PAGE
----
Anybody know what post I’m thinking of?
“Which are relevant, and which are most important?”
That’s precisely the subjective part.
They could be objective, given a context. Now the choice of context may be a matter of taste or preference. But given a context that we want to ask questions about, we might be able to get objective answers. (E.g. will this hypothetical future person think like me?)
But agree that some subjectivity is involved somewhere in the process.
Romeo Stevens, the king of pith.
Ah, maybe I misunderstood what you meant when you said you would throw it away. I thought maybe you meant you’d discard it in favor of some other preferred theory. Or in favor of whatever you believed in before you learned about patternism.
And depending on what those theories are, that seemed like it might be a bad move, from my perspective.
But if instead your attitude is more like picking up a book, only to find out the author only got half way through writing it, and you’re going to set it aside until it’s done so you can read the whole story, then it seems to me like there’s nothing wrong with that.
but for now is the superiority of subjective measuring the viewpoint I’ll accept
I didn’t follow this. You’re saying for now you’re leaning towards a subjective measuring viewpoint? Which one?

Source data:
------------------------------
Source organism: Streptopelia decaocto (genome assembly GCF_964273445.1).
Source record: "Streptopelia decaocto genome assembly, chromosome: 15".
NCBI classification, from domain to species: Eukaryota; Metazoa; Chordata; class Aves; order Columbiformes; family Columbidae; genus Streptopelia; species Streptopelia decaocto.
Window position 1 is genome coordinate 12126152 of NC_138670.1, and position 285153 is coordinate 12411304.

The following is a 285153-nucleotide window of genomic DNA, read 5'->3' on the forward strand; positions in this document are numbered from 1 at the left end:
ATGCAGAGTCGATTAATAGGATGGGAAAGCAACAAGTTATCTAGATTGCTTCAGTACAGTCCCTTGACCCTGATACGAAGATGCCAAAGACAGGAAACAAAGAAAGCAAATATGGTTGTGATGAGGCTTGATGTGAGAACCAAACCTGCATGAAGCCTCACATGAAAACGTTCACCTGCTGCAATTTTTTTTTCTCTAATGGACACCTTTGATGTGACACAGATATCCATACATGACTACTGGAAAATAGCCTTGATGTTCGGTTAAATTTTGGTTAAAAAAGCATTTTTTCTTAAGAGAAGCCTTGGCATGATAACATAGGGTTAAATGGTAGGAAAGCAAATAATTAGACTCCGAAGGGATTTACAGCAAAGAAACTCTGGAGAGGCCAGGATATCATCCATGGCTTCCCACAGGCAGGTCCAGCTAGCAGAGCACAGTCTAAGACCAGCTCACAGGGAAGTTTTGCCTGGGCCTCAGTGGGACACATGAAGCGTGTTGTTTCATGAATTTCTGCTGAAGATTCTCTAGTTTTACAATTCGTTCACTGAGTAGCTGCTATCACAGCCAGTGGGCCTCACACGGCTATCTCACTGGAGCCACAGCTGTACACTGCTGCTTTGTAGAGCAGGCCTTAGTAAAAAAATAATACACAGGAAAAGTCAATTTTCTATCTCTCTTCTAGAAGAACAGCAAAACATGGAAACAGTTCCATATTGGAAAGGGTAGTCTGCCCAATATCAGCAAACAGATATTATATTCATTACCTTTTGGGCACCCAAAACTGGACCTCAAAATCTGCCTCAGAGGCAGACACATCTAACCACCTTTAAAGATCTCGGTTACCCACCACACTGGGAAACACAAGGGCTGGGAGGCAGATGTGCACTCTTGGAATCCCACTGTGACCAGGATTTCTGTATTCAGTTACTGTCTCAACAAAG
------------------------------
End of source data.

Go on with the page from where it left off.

I’m willing to give up on trying to find some impartial way of measuring this
Depending on what you mean by “impartial”, I might agree that that’s the right move. But I think a good theory might end up looking more like special relativity, where time, speed, and simultaneity are observer-dependent (rather than universal), but in a well-defined way that we can speak precisely about.
I assume personal identity will be a little more complicated than that, since minds are more complicated than beams of light. But just wanted to highlight that as an example where we went from believing in a universal to one that was relative, but didn’t have to totally throw up our hands and declare it all meaningless.
I’m at a loss to how you could build on it honestly.